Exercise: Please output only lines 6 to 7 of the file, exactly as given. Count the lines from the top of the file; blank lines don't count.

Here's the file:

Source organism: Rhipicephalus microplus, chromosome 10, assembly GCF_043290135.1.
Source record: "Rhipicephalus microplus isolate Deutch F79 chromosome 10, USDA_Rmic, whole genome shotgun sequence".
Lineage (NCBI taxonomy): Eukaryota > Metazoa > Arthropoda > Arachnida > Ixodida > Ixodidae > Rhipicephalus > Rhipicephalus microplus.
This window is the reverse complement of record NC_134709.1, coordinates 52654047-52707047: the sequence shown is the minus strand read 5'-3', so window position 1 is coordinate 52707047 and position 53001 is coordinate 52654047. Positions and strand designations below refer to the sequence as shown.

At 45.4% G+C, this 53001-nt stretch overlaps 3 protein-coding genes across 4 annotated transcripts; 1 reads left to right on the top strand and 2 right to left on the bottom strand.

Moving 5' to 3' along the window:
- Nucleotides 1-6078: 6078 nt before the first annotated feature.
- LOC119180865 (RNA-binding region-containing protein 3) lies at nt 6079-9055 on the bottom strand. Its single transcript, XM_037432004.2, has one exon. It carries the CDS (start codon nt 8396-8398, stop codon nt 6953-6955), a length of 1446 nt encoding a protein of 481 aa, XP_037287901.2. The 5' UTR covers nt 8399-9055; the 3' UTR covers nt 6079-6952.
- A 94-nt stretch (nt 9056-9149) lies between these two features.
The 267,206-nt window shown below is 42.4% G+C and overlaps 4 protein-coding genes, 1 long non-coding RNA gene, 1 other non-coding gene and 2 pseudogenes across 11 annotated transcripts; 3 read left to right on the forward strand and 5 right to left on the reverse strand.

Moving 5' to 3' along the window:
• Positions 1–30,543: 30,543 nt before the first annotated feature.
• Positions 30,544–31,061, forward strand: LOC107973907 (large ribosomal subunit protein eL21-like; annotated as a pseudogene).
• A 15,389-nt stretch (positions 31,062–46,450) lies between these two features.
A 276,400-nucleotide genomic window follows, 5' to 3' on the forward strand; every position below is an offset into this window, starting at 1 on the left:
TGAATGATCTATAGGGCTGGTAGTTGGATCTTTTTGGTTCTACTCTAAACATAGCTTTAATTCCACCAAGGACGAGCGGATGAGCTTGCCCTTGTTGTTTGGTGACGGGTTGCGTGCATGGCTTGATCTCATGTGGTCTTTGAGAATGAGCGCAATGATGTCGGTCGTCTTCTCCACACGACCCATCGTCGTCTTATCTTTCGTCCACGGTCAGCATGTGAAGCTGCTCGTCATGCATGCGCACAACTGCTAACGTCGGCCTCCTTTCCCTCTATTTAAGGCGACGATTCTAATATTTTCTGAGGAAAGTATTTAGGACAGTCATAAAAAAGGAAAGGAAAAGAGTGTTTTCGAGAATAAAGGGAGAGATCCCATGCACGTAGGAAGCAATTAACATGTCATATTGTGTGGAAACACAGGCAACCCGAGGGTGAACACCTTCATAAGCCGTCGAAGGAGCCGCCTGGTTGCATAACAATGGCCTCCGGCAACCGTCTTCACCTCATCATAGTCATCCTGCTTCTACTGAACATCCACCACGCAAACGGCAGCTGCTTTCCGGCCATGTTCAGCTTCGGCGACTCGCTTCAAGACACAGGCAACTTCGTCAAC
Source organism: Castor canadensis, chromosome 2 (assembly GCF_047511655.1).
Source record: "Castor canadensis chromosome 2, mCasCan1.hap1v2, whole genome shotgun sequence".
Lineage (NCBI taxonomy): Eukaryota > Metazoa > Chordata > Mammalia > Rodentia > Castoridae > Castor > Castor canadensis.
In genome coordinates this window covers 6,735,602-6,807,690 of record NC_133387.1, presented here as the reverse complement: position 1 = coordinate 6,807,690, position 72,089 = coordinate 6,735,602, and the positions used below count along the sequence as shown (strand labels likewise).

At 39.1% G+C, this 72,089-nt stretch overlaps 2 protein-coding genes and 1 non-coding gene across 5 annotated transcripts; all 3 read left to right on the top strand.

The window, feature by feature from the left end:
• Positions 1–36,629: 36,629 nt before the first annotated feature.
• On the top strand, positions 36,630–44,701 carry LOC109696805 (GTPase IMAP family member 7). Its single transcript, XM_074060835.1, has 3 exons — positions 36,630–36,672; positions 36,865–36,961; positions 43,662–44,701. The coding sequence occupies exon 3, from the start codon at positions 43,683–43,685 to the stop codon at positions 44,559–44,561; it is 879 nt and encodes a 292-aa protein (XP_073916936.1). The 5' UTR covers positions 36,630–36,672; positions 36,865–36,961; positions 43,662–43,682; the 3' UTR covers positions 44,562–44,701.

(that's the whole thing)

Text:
Moving 5' to 3' along the window:
- Nucleotides 1-6078: 6078 nt before the first annotated feature.